Saturday, October 13, 2018

Are Theorists’ Statements and Claims Accurate and Consistent With Scripture? – Part I

The location of any one item described to exist in the Land of Promise may not be overly significant in and of itself, for few places can be determined with unerring accuracy given the limited amount of information provided in the scriptural record. Therefore, like the location of any place in the record, an individual has four choices:
1. Pick an area suggested by others;
2. Pick whatever area seems good;
3. Pick the area that matches the descriptions in the scriptural record;
4. If there is a simple, straight-forward meaning in the scriptural record, do not add some hidden, unknown or contrary reason.
In addition, there are six factors to follow when evaluating scriptural information and making these choices:
1. Use the writings of Mormon and others exactly as it is worded, without adding to, changing, or altering the obvious meaning;
2. Look for and use supportive verses and statements in the scriptural record that backs up and supports the textual information obtained;
3. Do not ignore contrary scriptural writing (this is not a cafeteria style exercise of picking and choosing what you want—consider it all);
4. Do not consider the text of the Book of Mormon to be flexible enough to let you adjust the wordage and information according to your own views;
5. Do not just look for information that agrees with your point of view, but try find any
6. Do not add sweeping information, ideas, or beliefs that are not specifically suggested in the scriptural record.
    As an example, in the case of the last point, it would be inaccurate to claim that other people existed in the Land of Promise before Lehi arrived, since there is no scriptural reference or intimation regarding such additional people. The fact that someone could build a case for such an idea based on personal views, such as numbers of Lamanites in the land, etc., is not conducive to only having other people there that joined them. The scriptural record is not open to opinions and beliefs that do not stem from actual reference. At the same time, claiming that the Jaredites continued into the Mulekite, Nephite, and/or Lamanite period is also not mentioned or suggested in the scriptural record, and claiming such was the case is not in keeping with truth and facts.
In addition, consider these five points regarding the location of the narrow neck of land that separates the Land Northward from the Land Southward that contains a narrow passage leading by the sea on both sides (Alma 50:34).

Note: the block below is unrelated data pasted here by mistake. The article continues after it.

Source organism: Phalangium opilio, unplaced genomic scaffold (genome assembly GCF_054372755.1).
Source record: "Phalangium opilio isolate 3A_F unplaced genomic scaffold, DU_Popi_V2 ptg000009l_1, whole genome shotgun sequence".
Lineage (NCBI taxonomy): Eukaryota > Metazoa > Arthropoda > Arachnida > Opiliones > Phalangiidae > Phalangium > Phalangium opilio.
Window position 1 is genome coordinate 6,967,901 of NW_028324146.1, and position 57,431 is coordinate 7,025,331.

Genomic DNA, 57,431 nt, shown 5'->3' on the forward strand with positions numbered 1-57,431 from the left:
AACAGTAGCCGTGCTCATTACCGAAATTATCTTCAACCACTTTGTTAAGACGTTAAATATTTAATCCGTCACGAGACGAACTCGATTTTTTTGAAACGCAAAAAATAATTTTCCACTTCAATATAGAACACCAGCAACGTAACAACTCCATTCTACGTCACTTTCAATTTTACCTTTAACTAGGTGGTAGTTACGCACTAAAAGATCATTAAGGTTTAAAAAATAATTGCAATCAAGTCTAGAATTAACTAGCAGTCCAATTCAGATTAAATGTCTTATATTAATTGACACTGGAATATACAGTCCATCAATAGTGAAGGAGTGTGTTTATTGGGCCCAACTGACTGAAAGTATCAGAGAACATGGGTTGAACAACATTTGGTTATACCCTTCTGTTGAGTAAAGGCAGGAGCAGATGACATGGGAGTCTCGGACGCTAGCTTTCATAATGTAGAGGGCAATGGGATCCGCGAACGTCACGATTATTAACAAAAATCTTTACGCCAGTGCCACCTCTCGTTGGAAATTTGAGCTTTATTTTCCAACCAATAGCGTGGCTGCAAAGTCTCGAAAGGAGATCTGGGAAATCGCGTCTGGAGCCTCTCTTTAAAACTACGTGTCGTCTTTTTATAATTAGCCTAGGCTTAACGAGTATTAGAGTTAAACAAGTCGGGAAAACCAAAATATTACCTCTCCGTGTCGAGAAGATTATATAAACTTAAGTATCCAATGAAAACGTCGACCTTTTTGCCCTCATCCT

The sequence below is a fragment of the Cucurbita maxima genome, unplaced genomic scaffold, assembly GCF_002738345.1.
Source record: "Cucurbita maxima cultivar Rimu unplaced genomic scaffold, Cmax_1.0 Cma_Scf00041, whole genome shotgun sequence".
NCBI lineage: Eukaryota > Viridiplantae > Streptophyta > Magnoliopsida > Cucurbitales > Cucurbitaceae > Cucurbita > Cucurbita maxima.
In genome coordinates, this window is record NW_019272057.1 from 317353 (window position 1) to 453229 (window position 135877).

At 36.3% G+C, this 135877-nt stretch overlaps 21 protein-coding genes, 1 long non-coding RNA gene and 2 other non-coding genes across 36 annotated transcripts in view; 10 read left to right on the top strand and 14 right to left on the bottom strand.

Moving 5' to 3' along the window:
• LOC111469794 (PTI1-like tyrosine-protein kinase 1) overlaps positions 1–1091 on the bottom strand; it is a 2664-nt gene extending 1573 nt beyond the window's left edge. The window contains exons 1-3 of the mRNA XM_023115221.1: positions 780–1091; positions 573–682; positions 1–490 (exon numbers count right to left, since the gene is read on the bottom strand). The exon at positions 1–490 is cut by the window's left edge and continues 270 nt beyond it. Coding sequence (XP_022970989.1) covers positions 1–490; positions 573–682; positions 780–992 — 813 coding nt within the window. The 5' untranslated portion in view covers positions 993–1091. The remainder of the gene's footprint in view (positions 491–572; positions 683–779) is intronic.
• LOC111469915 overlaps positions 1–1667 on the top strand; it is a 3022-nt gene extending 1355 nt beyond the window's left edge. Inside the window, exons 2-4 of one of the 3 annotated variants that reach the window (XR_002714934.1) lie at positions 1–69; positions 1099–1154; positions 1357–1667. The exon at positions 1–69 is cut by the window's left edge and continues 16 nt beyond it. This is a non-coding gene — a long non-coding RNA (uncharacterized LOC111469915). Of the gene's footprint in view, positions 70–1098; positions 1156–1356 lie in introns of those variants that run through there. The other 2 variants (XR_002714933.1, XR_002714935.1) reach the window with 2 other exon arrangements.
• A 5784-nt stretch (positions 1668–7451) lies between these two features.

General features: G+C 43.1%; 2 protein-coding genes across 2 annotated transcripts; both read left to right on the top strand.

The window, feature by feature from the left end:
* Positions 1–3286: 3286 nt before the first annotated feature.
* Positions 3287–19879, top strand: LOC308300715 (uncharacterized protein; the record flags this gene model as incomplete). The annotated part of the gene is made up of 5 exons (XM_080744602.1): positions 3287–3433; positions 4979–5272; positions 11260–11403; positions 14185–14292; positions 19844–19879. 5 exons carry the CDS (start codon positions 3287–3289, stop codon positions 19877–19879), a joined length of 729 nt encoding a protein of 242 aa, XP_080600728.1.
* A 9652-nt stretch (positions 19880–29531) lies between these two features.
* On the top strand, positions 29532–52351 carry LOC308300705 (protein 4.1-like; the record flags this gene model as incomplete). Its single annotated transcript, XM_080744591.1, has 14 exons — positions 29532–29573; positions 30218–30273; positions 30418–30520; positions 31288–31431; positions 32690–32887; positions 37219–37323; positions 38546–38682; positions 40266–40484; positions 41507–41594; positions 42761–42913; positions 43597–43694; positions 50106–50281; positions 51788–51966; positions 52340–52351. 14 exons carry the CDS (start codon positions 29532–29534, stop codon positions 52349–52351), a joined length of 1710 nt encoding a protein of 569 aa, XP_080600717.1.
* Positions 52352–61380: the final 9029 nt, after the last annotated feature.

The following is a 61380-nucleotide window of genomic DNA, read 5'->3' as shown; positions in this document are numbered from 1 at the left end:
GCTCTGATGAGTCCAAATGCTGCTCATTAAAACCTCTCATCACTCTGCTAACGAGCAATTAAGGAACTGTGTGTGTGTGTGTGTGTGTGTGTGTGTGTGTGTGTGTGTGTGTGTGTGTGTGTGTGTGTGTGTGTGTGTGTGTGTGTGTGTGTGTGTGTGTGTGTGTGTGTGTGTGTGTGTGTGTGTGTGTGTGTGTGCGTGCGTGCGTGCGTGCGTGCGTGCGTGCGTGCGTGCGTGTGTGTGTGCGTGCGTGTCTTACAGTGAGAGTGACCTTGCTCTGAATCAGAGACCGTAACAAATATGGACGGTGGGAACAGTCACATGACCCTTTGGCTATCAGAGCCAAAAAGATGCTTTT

This list can also be used to evaluate the narrow neck of land that both Mormon and Moroni mention. In applying the first point above, that is “using the writings as it is worded, without adding to, changing, or altering the obvious meaning.” Consequently, in using this point, one should use Mormon’s several descriptions of the narrow neck of land, which he calls: both “narrow” and “small,” with both Alma and Moroni also calling it “narrow” (Alma 63:5; Ether 10:20).
    Now the word “narrow” was defined in Joseph Smith’s time as:
1.  Of little breadth not wide or broad;
2. Having little distance from side to side;
3. Of little extent, very limited
4. Near, within a small distance;
5. A strait, narrow passage through a mountain, or a narrow channel of water
In addition, the definition in Joseph’s time of the word “small” was:
1. Narrow, strait, little, slender, thin;
2. Of little diameter;
3. Short.
    Thus, the first thing to consider is that this narrow neck of land is “small and thin, of little width, narrow from side to side.” In fact, Mormon backs up that description with his further comment that a Nephite could cross that distance in a day and a half (Alma 22:32), which would be a distance of about 25 to 35 miles under normal circumstances, but certainly no greater than 50 miles under the most liberal of circumstances==thus, any narrow neck of land would have to be within at least a 25 to 50-mile width.
    We are further told that this narrow neck was all that kept the Land Southward from being completely surrounded by water (Alma 22:32), thus it was the only connection between the Land Northward and the Land Southward, with the sea on both sides (Alma 50:34). This means that any narrow neck would have to be: